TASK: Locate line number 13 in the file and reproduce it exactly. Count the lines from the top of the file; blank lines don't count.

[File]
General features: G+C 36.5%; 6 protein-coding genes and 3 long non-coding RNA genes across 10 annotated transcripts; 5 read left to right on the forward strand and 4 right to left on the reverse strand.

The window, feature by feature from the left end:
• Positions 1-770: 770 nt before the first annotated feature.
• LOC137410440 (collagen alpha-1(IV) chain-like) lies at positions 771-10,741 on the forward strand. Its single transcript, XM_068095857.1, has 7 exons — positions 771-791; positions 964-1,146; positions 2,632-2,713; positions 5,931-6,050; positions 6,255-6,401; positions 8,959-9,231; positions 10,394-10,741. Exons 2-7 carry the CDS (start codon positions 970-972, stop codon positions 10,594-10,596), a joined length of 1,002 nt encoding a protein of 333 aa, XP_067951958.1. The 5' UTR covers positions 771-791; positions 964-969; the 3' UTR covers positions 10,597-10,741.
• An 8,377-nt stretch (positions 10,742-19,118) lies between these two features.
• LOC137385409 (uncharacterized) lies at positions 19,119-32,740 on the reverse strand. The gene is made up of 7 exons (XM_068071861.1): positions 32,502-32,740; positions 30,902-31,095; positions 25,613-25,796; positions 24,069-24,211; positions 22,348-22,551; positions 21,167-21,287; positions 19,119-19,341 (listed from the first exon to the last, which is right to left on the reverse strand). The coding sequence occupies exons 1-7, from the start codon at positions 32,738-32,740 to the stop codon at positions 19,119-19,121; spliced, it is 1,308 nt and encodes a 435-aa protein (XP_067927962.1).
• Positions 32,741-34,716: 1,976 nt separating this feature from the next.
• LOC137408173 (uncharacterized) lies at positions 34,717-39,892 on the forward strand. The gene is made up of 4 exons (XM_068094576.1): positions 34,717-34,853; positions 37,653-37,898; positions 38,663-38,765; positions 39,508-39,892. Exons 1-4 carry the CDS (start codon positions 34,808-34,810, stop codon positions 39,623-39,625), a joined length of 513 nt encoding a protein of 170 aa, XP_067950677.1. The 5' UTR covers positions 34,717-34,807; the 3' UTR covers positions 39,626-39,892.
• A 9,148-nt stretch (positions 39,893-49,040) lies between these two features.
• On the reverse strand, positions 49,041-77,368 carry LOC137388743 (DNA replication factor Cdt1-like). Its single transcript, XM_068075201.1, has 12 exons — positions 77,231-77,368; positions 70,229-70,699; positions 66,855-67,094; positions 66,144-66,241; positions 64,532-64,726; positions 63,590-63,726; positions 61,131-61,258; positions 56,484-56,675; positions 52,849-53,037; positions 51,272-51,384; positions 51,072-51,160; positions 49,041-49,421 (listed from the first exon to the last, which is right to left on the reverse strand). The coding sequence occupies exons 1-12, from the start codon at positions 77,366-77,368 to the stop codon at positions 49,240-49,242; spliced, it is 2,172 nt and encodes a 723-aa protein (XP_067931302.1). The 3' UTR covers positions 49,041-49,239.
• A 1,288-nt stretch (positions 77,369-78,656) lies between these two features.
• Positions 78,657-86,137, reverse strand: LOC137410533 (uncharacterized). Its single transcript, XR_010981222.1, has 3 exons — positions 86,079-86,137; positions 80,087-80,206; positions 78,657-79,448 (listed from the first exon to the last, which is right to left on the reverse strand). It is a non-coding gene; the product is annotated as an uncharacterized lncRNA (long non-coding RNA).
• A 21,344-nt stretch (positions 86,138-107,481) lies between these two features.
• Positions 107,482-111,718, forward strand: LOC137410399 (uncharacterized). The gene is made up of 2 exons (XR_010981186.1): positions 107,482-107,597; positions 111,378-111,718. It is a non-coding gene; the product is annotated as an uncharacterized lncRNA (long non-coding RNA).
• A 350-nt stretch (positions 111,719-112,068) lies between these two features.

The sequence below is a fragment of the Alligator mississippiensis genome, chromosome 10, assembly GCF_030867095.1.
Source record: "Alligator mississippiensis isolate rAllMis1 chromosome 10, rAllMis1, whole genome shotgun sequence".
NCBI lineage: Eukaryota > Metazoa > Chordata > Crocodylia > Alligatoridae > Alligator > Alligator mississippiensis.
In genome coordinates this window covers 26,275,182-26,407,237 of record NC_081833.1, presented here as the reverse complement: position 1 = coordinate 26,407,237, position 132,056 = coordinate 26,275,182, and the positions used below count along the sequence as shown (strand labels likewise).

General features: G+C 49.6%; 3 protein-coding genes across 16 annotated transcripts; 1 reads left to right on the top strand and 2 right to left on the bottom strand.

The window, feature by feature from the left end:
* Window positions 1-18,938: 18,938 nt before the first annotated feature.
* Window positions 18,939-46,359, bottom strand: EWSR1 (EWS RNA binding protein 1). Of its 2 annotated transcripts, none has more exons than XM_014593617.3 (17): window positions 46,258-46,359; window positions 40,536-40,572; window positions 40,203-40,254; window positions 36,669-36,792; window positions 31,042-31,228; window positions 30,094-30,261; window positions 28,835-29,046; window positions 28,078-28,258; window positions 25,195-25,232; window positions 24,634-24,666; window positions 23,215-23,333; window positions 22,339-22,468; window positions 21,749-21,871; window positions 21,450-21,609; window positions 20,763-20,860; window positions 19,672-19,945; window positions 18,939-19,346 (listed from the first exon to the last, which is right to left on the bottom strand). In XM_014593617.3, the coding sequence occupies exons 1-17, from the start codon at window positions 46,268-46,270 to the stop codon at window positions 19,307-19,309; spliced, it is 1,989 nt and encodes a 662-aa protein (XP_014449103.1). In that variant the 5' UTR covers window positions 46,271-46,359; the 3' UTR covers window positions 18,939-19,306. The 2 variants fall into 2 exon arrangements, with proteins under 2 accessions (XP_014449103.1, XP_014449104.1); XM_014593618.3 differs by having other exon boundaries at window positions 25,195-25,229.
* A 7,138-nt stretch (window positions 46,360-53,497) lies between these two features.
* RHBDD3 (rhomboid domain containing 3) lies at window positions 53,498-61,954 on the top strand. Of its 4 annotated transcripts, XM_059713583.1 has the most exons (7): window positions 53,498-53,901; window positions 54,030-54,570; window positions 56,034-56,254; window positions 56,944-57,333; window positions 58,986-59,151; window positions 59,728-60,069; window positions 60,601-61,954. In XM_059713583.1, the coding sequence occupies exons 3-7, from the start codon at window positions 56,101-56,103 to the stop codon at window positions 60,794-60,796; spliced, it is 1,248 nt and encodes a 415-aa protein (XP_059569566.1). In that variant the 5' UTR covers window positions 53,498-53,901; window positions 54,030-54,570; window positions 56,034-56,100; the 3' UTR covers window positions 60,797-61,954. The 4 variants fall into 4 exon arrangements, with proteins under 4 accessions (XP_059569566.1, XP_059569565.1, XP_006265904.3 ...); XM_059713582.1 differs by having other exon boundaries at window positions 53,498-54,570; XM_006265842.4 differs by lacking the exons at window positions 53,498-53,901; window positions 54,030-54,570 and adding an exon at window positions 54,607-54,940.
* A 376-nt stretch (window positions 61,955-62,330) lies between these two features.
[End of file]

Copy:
• A 21,344-nt stretch (positions 86,138-107,481) lies between these two features.